It’s Time for a Serious Conversation about a Flat Tax

Every now and then, I learn something that truly makes me wonder if there is any common sense left in the world.  A situation like that occurred last week.

Our auditors and tax accountants were in for field work.  They asked questions about our parking lots.  The latest tax changes make employee parking a non-deductible expense.  Translation: we have to allocate rent from our facilities to parking that we do not charge our employees for.  That is an expense we do not get to deduct anymore.  In other words, it is a stealth tax increase.  It is also a colossal waste of resources.  Our staff had to allocate time to figure out how many parking spots we have for employees, that I paid for.  Our accountants have another form to fill out, that I paid for.   The IRS has another form to process that we all pay for.  What it really demonstrates is that every tax bill offers permanent employment for attorneys, accountants, lobbyists, and government bureaucrats.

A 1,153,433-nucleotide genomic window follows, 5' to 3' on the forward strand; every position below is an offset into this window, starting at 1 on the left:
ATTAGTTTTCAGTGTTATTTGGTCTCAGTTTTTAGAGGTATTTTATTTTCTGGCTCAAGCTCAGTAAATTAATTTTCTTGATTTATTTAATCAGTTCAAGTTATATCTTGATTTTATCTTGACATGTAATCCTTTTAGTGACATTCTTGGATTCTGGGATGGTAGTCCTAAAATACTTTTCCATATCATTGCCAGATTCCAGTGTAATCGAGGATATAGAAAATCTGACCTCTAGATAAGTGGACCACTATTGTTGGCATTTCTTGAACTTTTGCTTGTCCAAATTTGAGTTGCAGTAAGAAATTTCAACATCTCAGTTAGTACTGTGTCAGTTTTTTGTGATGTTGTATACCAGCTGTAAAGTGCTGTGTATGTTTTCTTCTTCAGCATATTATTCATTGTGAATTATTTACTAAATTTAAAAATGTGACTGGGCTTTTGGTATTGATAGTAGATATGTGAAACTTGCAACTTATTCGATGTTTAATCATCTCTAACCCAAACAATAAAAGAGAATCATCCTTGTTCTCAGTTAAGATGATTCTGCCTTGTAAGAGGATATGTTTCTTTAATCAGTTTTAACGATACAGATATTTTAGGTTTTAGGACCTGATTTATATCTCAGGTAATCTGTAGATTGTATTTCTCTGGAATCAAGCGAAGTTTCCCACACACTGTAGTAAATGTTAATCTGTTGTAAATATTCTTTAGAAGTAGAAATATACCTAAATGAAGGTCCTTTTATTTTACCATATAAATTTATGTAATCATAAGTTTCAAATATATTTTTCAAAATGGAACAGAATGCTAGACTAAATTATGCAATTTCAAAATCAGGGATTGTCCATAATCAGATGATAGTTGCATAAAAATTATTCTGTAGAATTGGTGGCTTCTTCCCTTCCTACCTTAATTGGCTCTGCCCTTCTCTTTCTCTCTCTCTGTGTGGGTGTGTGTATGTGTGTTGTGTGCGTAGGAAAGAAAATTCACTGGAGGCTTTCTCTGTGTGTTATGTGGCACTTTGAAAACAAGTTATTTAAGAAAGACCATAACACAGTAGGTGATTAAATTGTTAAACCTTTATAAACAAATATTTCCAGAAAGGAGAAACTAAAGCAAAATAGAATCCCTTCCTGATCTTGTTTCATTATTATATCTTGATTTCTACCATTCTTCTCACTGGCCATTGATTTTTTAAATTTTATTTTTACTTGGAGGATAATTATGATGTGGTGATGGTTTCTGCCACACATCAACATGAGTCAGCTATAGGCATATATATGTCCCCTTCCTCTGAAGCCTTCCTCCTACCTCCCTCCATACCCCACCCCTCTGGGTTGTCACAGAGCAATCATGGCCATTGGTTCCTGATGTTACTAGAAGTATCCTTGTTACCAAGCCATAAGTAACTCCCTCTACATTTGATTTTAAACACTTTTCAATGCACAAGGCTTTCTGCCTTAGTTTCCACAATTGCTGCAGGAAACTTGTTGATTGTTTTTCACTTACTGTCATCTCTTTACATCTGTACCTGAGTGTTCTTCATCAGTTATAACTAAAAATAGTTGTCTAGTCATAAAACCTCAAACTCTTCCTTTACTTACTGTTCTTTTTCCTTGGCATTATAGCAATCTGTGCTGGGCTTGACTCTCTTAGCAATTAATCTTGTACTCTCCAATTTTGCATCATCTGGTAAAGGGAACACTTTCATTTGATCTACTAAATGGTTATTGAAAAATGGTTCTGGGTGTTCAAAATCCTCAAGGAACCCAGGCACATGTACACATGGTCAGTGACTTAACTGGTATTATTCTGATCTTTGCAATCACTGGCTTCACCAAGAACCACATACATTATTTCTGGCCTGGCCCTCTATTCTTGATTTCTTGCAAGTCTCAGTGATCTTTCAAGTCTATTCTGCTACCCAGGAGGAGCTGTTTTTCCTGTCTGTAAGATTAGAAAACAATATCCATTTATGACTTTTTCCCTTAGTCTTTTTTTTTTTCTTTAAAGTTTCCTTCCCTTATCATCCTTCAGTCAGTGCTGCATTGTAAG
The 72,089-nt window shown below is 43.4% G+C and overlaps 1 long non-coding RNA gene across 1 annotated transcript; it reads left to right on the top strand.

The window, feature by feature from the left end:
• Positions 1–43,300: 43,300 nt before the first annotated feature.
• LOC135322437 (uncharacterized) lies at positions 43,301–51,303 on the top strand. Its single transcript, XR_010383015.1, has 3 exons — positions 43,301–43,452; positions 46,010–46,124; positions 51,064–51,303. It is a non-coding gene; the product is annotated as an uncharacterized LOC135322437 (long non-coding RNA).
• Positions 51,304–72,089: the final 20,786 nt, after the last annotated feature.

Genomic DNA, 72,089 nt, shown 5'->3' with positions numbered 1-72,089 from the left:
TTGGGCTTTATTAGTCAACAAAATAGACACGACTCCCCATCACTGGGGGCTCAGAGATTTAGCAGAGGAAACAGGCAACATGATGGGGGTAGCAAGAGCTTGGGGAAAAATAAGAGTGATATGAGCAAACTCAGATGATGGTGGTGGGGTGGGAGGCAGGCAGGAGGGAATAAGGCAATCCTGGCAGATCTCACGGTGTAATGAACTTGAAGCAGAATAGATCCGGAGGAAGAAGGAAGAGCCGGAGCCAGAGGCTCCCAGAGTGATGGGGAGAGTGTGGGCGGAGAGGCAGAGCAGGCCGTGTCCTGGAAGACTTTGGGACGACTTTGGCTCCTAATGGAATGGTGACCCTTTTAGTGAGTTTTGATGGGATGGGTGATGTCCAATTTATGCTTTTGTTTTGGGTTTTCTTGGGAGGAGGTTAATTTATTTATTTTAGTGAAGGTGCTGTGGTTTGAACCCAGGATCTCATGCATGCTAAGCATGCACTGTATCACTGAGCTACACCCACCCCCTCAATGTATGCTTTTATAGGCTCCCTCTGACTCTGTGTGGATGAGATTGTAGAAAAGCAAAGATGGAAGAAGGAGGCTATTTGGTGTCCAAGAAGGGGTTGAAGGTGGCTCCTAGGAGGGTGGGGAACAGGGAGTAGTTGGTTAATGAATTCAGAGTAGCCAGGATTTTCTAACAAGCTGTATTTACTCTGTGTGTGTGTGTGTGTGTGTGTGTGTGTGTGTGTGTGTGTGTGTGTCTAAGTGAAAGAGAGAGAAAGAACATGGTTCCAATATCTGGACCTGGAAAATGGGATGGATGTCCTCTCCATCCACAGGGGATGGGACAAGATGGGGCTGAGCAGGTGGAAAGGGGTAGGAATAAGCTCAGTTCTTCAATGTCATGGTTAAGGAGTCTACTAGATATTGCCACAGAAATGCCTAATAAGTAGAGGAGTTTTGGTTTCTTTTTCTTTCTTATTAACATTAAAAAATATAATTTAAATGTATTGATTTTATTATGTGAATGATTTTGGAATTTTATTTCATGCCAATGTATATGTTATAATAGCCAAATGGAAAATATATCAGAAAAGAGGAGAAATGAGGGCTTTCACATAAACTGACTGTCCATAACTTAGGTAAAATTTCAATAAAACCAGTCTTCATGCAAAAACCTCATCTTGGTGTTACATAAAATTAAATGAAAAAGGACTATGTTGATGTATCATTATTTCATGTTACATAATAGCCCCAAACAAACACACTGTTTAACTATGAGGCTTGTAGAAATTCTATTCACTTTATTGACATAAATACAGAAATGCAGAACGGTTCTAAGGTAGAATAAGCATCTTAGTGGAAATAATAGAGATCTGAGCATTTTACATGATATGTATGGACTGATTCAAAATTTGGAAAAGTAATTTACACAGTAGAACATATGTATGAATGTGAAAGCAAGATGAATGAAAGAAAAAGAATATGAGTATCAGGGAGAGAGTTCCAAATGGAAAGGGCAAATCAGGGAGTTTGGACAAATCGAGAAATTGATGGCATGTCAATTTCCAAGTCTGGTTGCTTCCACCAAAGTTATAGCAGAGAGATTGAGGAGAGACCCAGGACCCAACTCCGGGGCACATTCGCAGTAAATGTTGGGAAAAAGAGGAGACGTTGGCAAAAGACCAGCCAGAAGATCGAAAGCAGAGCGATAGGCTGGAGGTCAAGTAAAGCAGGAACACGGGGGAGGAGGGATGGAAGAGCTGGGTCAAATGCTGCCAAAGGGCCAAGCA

In the real world, simplification is rewarded.  Car companies became more profitable when they bundled popular option choices together instead of letting consumers choose options ala carte.  Retailers, both bricks and mortar and online, try to make transactions as frictionless as possible.  Only in the bizarre world of anything the government is involved with (taxes, healthcare, education) is obfuscation rewarded.  Let’s start with the tax system.  It is time to have a real discussion about a flat tax system.  Simplify, simplify, simplify.

If you have insomnia, click on the links below to read more about this ridiculousness.

https://www.irs.gov/newsroom/irs-issues-guidance-for-determining-nondeductible-amount-of-parking-fringe-expenses-and-unrelated-business-taxable-income-provides-penalty-relief-to-tax-exempt-organizations

https://www.journalofaccountancy.com/news/2018/dec/irs-guidance-qtf-benefits-parking-201820258.html

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